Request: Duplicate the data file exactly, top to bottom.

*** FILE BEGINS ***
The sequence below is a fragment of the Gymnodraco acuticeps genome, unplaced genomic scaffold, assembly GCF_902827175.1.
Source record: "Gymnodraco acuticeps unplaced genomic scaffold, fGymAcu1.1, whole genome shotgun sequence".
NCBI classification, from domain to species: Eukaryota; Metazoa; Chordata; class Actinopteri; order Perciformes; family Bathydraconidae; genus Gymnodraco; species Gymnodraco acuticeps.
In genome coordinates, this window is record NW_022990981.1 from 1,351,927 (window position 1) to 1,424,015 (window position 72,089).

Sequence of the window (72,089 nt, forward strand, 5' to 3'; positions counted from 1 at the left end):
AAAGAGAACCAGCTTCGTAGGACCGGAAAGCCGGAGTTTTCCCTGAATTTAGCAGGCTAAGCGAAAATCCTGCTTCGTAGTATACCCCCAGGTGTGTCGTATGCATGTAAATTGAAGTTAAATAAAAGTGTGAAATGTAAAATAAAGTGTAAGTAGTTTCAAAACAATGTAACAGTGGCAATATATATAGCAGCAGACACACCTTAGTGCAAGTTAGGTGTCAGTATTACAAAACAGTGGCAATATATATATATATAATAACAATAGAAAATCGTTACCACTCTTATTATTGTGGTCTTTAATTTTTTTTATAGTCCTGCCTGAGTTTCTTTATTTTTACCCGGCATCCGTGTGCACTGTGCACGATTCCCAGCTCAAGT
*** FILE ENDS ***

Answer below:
The sequence below is a fragment of the Gymnodraco acuticeps genome, unplaced genomic scaffold, assembly GCF_902827175.1.
Source record: "Gymnodraco acuticeps unplaced genomic scaffold, fGymAcu1.1, whole genome shotgun sequence".
NCBI classification, from domain to species: Eukaryota; Metazoa; Chordata; class Actinopteri; order Perciformes; family Bathydraconidae; genus Gymnodraco; species Gymnodraco acuticeps.
In genome coordinates, this window is record NW_022990981.1 from 1,351,927 (window position 1) to 1,424,015 (window position 72,089).

Sequence of the window (72,089 nt, forward strand, 5' to 3'; positions counted from 1 at the left end):
AAAGAGAACCAGCTTCGTAGGACCGGAAAGCCGGAGTTTTCCCTGAATTTAGCAGGCTAAGCGAAAATCCTGCTTCGTAGTATACCCCCAGGTGTGTCGTATGCATGTAAATTGAAGTTAAATAAAAGTGTGAAATGTAAAATAAAGTGTAAGTAGTTTCAAAACAATGTAACAGTGGCAATATATATAGCAGCAGACACACCTTAGTGCAAGTTAGGTGTCAGTATTACAAAACAGTGGCAATATATATATATATAATAACAATAGAAAATCGTTACCACTCTTATTATTGTGGTCTTTAATTTTTTTTATAGTCCTGCCTGAGTTTCTTTATTTTTACCCGGCATCCGTGTGCACTGTGCACGATTCCCAGCTCAAGT